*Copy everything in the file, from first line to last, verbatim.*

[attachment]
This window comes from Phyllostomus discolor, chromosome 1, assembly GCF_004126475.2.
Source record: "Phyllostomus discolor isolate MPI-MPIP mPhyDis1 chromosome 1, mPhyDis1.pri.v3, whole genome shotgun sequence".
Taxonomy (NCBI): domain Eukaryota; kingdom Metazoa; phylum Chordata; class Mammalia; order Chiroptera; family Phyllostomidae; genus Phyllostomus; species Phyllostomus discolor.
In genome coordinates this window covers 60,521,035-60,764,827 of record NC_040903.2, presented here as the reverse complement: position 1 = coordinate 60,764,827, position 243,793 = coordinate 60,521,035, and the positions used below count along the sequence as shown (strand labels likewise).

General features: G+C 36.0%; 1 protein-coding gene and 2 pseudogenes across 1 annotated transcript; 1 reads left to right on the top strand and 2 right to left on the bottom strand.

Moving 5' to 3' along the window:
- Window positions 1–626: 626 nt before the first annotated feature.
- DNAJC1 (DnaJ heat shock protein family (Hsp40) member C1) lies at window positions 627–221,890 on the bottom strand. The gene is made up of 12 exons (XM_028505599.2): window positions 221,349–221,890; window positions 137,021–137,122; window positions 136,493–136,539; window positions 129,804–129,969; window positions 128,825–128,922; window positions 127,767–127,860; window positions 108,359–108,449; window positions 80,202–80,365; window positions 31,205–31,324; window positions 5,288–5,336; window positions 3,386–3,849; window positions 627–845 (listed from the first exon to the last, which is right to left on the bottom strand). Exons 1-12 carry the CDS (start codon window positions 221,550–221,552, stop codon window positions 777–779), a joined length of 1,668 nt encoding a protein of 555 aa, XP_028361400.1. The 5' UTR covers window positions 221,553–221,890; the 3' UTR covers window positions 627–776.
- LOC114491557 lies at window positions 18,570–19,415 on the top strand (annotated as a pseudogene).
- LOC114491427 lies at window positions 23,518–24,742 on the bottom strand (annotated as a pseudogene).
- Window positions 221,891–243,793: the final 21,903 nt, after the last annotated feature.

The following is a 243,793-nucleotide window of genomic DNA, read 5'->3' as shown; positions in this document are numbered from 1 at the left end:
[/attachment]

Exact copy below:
This window comes from Phyllostomus discolor, chromosome 1, assembly GCF_004126475.2.
Source record: "Phyllostomus discolor isolate MPI-MPIP mPhyDis1 chromosome 1, mPhyDis1.pri.v3, whole genome shotgun sequence".
Taxonomy (NCBI): domain Eukaryota; kingdom Metazoa; phylum Chordata; class Mammalia; order Chiroptera; family Phyllostomidae; genus Phyllostomus; species Phyllostomus discolor.
In genome coordinates this window covers 60,521,035-60,764,827 of record NC_040903.2, presented here as the reverse complement: position 1 = coordinate 60,764,827, position 243,793 = coordinate 60,521,035, and the positions used below count along the sequence as shown (strand labels likewise).

General features: G+C 36.0%; 1 protein-coding gene and 2 pseudogenes across 1 annotated transcript; 1 reads left to right on the top strand and 2 right to left on the bottom strand.

Moving 5' to 3' along the window:
- Window positions 1–626: 626 nt before the first annotated feature.
- DNAJC1 (DnaJ heat shock protein family (Hsp40) member C1) lies at window positions 627–221,890 on the bottom strand. The gene is made up of 12 exons (XM_028505599.2): window positions 221,349–221,890; window positions 137,021–137,122; window positions 136,493–136,539; window positions 129,804–129,969; window positions 128,825–128,922; window positions 127,767–127,860; window positions 108,359–108,449; window positions 80,202–80,365; window positions 31,205–31,324; window positions 5,288–5,336; window positions 3,386–3,849; window positions 627–845 (listed from the first exon to the last, which is right to left on the bottom strand). Exons 1-12 carry the CDS (start codon window positions 221,550–221,552, stop codon window positions 777–779), a joined length of 1,668 nt encoding a protein of 555 aa, XP_028361400.1. The 5' UTR covers window positions 221,553–221,890; the 3' UTR covers window positions 627–776.
- LOC114491557 lies at window positions 18,570–19,415 on the top strand (annotated as a pseudogene).
- LOC114491427 lies at window positions 23,518–24,742 on the bottom strand (annotated as a pseudogene).
- Window positions 221,891–243,793: the final 21,903 nt, after the last annotated feature.

The following is a 243,793-nucleotide window of genomic DNA, read 5'->3' as shown; positions in this document are numbered from 1 at the left end: